Agitators divide the Gods డిసెంబర్ 23, 2009Posted by Telangana Utsav in agitation, Andhra, Culture, Identity, livelihoods, Mulki, politics, Rayalaseema, Telangana, TRS, Vemulawada.
Agitators divide Gods
Deccan Chronicle, December 23rd 2009, By Our Correspondent
Hyderabad, Dec. 22: So bitter is the feuding over a separate Telangana/United Andhra that even the gods have become victims of the agitations that have engulfed the state and divided people and parties.
Laddus prepared for the famous Kanakadurga temple in Vijayawada, which could not be sold because the flow of pilgrims was down to a trickle due to the frequent bandhs and strikes, were transported to other major temples by the endowments department. These included the Dwaraka Tirumala (Andhra region), Brahmaramba Mallikarjuna temple, Srisailam (in Kurnool district in Rayalaseema), Sri Raja Rajeswari temple, Vemulawada (Karimnagar district in Telangana).
The endowments department sent more than two lakh laddus to the Sri Raja Rajeshwari temple at Vemulawada, little suspecting that it was opening up yet another battleground.
As word spread about the arrival of the “Andhra laddus,” Telangana Rashtra Samiti (TRS) activists swooped down on the temple and staged a demonstration demanding that the temple authorities send back the laddus!
“Why should they bring laddus prepared for Kanakadurga to our temple? We will not let them to be sold here,” yelled a TRS activist. Endowments department officials, shocked at the turn of events, were forced to send back the laddus.
Laments the EO of the Kanakadurga temple, Mr Vijaykumar, “The gods are for all. Why should they divide even the gods? The sale of laddus has been hit by the bandhs and strikes here, so we decided to send them on to other major temples. We have no regional bias.”
The hundi collection in all the temples in all three regions, including Tirumala, has taken a beating due to the agitation and the restricted movement of pilgrims.
The TTD chairman, Mr Adikeshavulu Naidu, appealed to the agitators on both sides not to call for bandhs which affect pilgrimages and throw normal life out of gear.
Such pleas have so far fallen on deaf ears as the demand for separate statehood goes back a long way and has seen many twists and turns.
The 1969, the separate Telangana agitation was violent and claimed over 360 lives. There were direct attacks on people from the Andhra region in Telangana. But the agitation made the political fortunes of many.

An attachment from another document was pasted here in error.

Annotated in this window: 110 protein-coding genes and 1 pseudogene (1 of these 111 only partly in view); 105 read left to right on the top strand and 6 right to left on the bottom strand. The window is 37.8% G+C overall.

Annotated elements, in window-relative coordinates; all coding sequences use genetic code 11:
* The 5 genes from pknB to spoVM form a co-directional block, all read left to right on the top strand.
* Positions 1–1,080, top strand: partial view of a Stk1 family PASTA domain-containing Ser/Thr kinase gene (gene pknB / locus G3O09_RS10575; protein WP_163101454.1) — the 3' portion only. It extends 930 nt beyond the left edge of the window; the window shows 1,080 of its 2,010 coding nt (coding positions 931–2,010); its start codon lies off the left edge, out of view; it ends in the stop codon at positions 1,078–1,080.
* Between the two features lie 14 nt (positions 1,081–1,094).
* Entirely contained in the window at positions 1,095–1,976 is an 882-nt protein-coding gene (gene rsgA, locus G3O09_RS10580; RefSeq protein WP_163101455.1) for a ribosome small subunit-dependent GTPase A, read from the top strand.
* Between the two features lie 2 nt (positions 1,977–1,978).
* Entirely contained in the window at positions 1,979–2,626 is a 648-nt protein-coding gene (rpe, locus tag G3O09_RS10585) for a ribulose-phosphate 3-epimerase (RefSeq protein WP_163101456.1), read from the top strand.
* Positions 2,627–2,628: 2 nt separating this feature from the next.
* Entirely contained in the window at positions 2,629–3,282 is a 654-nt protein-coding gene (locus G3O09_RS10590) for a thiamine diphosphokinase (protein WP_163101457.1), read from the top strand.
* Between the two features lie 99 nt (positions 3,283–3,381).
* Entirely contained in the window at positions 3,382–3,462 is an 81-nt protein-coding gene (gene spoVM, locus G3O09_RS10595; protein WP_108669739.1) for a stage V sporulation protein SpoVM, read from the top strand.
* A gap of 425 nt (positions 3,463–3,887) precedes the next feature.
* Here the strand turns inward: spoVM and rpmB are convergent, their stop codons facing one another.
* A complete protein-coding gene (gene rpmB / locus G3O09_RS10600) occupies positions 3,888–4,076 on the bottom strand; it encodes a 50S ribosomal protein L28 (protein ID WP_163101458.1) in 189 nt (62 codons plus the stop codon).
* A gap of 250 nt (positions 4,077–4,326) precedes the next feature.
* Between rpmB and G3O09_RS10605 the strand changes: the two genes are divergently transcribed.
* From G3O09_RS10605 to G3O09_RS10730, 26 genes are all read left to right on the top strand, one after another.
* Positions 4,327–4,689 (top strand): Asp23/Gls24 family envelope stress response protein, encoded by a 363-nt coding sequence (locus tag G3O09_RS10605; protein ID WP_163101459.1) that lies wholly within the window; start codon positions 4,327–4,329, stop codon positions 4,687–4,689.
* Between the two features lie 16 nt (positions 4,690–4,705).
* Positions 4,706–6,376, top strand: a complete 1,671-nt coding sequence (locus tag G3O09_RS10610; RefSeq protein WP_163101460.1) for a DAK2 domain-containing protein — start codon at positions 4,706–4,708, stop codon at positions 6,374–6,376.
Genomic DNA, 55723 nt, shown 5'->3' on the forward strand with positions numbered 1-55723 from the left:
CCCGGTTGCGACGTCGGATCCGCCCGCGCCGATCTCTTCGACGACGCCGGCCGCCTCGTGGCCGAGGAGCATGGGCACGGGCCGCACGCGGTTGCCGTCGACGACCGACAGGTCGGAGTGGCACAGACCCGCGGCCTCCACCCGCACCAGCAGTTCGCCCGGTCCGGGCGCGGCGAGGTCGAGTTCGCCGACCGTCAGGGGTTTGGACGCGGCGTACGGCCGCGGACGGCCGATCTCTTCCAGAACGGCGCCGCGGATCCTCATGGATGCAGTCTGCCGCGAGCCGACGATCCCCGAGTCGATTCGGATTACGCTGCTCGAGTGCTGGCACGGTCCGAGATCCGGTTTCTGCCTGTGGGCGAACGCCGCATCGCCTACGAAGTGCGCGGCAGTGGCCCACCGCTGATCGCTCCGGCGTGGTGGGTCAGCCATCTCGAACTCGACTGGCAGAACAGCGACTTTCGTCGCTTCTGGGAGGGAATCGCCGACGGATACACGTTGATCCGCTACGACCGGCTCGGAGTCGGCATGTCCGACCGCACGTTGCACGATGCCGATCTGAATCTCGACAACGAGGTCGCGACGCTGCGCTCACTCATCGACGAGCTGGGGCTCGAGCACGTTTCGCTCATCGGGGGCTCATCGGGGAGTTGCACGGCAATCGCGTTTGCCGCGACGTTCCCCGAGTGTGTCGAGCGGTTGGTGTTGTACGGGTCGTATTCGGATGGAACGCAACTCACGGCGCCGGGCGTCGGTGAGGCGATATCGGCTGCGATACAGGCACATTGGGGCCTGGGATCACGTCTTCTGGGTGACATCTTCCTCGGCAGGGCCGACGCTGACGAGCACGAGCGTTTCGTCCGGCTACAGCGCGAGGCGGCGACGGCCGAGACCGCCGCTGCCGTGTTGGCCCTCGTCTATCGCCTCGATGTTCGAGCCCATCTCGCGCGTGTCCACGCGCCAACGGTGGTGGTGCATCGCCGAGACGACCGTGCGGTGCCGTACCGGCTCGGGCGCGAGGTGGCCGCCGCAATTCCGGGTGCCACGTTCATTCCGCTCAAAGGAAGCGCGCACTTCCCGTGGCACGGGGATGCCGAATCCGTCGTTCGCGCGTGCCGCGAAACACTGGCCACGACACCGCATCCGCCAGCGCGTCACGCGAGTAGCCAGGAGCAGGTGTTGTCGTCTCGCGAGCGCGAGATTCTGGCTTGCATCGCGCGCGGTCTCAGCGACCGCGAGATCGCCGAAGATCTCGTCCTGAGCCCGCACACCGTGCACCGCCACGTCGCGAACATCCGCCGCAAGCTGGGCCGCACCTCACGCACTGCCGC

Channa Reddy, a Telangana leader, became chief minister twice and many of his supporters became ministers and held other high positions.
Andhra leaders, too, like Mr N. Chandrababu Naidu, Mr Venkaiah Naidu, Mr Harirama Jogaiah and others shone in politics later. The division of the state remained a dream, but politicians won a pot of gold.
In 2009, the situation is different. It’s a fight between separate Telangana and a united Andhra Pradesh, laced with sporadic incidents of violence.
It began with the issue of Hyderabad being made a free zone for police recruitment and soon snowballed into an agitation for a separate Telangana.
It has been marked by politicians going on fasts-unto-death in the Gandhian manner, but even this was turned into a farce by the antics of people like the Congress MP, Mr Lagadapati Rajagopal.
Member of the Legislative Council, Mr Bhudati Radhakrishnaiah has a different take on the situation.
“The Andhra-Rayalaseema regions suffered most due to the merger with Telangana. Let us drop the Samaikya Andhra slogan and go for Jai Andhra, Rayalaseema. Why should we live with someone who doesn’t like us?” he says.
The main focus of Andhra and Rayalaseema leaders is Hyderabad, where they have huge stakes. However, Mr Y.S. Jagan Mohan Reddy, Mr N. Raghuveera Reddy and other Congress and Telugu Desam leaders also have business interests in neighbouring Karnataka and Tamil Naidu (in Bengaluru and Chennai). This is used by Telangana leaders to counter the argument for declaring Hyderabad a Union Territory.
“When they have no problem in Chennai and Bengaluru, why should they have a problem here? Only people having benami lands and those who are illegally in occupation of government and other lands should worry,” says Mr T. Harish Rao, an MLA of the TRS.
For the first time, the divisions are not along party lines but within parties too. There is a vertical split in the Congress, Telugu Desam and the Praja Rajyam on the issue of Telangana.
While the TD president, who has stakes in all the three regions, is allowing party leaders to have their way, the Praja Rajyam president, who has more MLAs from Andhra, has taken a pro-united Andhra stand. The ruling Congress is also permitting leaders of all the three regions to have their way. The resignations of several MLAs triggered quite a drama and left the Chief Minister, Mr K. Rosaiah, a mute spectator.
The Centre, which was also caught off guard, is now buying time.
“The Centre’s decision is very clear. It has decided to carve out a separate Telangana. The UPA chairperson, Mrs Sonia Gandhi, is known for keeping her word,” asserts the TRS president, Mr K. Chandrasekhar Rao.
Says Congress MP Lagdapati Rajagopal, “It’s like the separation of children from their mother. The state will prosper if united. We will go to any extent to save the state from division.”
The demand for separation stems from regional imbalances, denial of water for irrigation purposes and jobs for locals, flouting of Presidential Order, GO 610, among others.
“Every agreement jotted down after the 1969 agitation has been put on the backburner or flouted with impunity. There is a clear division of hearts and minds. Separation is the only solution,” says Prof. Jayashanker, a Telangana ideologue.